Angela Black lifts the lid on the stark reality of domestic abuse. The six-part thriller, airing on ITV from Sunday, Oct. 10 at 9pm, is penned by Liar and Baptiste creators Harry and Jack Williams and sees Downton Abbey star Joanne Froggatt, who worked with the Williams brothers on Liar, as troubled Angela.
Mum-of-two Angela tries to hide the violence and manipulation she suffers at the hands of her apparently charming property developer husband Olivier (The Haunting of Hill House’s Michiel Huisman). But when she encounters a mysterious stranger Ed (The Watch’s Samuel Adewunmi), who tells her he is a private investigator and delivers some shocking information about Olivier, she is left reeling. Can Angela get to the truth and fight back?
We caught up with Joanne Froggatt to find out more about Angela Black…
Angela Black sounds very tense. What appealed to you?
“I hoped I’d work with Jack and Harry again, because I had a fantastic experience on Liar and I love their writing. When they sent me Angela Black I couldn't put it down. They just write these incredible twisty, turny thrillers with something important to think about running alongside it. By the time we go through the six episodes, the audience will have been through shocks and surprises.”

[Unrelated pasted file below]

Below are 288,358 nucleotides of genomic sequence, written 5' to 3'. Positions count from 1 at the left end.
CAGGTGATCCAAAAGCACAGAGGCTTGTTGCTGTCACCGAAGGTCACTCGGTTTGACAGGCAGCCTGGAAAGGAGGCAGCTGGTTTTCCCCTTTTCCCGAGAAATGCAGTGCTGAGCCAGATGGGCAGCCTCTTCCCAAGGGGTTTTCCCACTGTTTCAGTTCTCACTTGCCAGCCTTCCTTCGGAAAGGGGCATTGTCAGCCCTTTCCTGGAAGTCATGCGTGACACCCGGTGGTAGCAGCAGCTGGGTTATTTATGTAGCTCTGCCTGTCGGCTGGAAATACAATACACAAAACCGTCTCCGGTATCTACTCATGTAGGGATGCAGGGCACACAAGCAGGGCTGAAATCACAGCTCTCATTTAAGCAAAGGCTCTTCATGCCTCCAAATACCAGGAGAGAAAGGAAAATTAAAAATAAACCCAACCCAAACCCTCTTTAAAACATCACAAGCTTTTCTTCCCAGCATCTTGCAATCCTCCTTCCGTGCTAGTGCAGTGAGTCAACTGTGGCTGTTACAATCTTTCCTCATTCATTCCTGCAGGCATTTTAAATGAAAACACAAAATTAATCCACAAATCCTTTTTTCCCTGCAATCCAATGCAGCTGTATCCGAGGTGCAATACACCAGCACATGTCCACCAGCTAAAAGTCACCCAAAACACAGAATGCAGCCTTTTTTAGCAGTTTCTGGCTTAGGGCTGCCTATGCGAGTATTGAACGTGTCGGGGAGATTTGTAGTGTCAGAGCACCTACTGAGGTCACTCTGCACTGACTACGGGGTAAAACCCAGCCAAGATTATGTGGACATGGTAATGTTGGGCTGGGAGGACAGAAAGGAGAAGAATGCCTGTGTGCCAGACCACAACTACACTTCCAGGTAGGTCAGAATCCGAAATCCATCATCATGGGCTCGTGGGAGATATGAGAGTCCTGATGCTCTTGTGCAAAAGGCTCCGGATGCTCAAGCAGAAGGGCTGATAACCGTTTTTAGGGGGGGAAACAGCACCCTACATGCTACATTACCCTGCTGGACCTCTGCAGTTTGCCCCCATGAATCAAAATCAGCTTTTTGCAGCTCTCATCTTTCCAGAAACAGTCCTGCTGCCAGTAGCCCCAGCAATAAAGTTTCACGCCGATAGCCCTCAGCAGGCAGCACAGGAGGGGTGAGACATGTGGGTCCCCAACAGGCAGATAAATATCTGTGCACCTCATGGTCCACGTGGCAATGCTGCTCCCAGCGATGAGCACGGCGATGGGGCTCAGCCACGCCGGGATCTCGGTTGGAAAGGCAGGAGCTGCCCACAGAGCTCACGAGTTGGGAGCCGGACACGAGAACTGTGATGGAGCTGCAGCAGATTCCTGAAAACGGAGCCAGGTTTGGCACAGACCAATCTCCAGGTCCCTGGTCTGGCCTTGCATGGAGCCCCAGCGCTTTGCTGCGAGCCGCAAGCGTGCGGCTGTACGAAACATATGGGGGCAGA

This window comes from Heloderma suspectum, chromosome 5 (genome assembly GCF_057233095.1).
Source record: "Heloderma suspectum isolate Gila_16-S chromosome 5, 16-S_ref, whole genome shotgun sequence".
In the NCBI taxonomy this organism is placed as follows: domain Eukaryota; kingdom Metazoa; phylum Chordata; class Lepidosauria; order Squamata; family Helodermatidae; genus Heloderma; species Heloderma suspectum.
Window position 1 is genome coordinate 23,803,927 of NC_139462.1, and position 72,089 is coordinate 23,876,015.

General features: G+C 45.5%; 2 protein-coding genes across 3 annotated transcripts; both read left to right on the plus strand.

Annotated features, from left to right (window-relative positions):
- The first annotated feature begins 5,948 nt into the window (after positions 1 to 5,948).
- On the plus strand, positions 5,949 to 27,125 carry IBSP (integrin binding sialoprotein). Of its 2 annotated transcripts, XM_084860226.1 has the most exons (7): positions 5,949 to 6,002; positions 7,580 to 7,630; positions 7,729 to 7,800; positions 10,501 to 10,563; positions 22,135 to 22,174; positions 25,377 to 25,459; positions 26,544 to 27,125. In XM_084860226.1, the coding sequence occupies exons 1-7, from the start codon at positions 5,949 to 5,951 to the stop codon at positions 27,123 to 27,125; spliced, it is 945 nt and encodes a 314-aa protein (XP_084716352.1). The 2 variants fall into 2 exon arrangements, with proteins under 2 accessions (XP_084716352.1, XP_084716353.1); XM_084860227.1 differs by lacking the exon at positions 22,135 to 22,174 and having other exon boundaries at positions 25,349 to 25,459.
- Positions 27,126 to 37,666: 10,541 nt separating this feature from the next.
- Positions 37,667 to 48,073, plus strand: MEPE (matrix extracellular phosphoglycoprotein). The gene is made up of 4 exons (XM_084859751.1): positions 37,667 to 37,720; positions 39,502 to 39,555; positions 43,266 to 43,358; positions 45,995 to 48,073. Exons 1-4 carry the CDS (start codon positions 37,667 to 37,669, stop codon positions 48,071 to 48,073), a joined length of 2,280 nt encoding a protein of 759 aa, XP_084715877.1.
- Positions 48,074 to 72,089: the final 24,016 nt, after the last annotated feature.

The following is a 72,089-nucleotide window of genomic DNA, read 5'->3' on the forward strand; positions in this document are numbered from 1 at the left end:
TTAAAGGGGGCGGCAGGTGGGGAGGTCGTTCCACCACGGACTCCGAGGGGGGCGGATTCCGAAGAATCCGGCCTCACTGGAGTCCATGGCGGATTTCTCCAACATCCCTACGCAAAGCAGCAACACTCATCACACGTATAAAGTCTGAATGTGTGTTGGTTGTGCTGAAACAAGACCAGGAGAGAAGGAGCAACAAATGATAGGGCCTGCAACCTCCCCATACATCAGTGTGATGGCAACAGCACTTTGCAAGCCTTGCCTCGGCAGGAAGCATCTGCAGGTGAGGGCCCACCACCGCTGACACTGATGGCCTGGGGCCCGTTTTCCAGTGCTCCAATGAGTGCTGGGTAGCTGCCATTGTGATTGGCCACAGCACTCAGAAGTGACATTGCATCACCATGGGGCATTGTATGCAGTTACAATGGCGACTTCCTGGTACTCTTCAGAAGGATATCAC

How do you see Angela?
“She is a woman who is about to find her voice. In our first episode, she hasn't got to that point, she hasn't found her strength. So it was nice to go on that journey with her finding her way through this next stage of her life to fight her own corner again. I thought she was fascinating!”
Tell us about her relationship with Olivier...
“She's seemingly living this perfect life, and she's got this lovely husband, house and children and from the outside, everything's dreamy, but you scratch the surface and there's much more going on underneath.”
What does Angela make of Ed?
“Ed comes into Angela's life and it initially seems like a chance meeting and she's lonely, she hasn't got anyone to talk to. Then he follows her and she's freaked out. But she sees him as a lifeline and thinks, ‘Maybe this person’s going to help me..’ And then obviously, things unfold…”
The domestic violence that Angela experiences isn’t shown explicitly on screen, was that important to you?
“Yes, there's a moment in the first episode of this that’s shocking but when you break it down, you don't see much. You just see the beginning and then you hear it. But it feels like you've seen much more. It’s shot in a Hitchcockian style and that lends itself to a psychological build rather than it being gratuitous.”
Was there any research you could do?
“Yes, Women's Aid were incredible at supporting us. They suggested I read a book by Mandy Thomas called You Can't Run, which is one of the most harrowing accounts of domestic violence and incredibly moving. I also read Katie Piper's book, Beautiful, about the attack on her and Mel B's book, Brutally Honest. All of these women told their story so courageously.”
Angela Black airs on Sunday Oct. 10 on ITV at 9pm in the UK. We will update here with news of a US broadcast.
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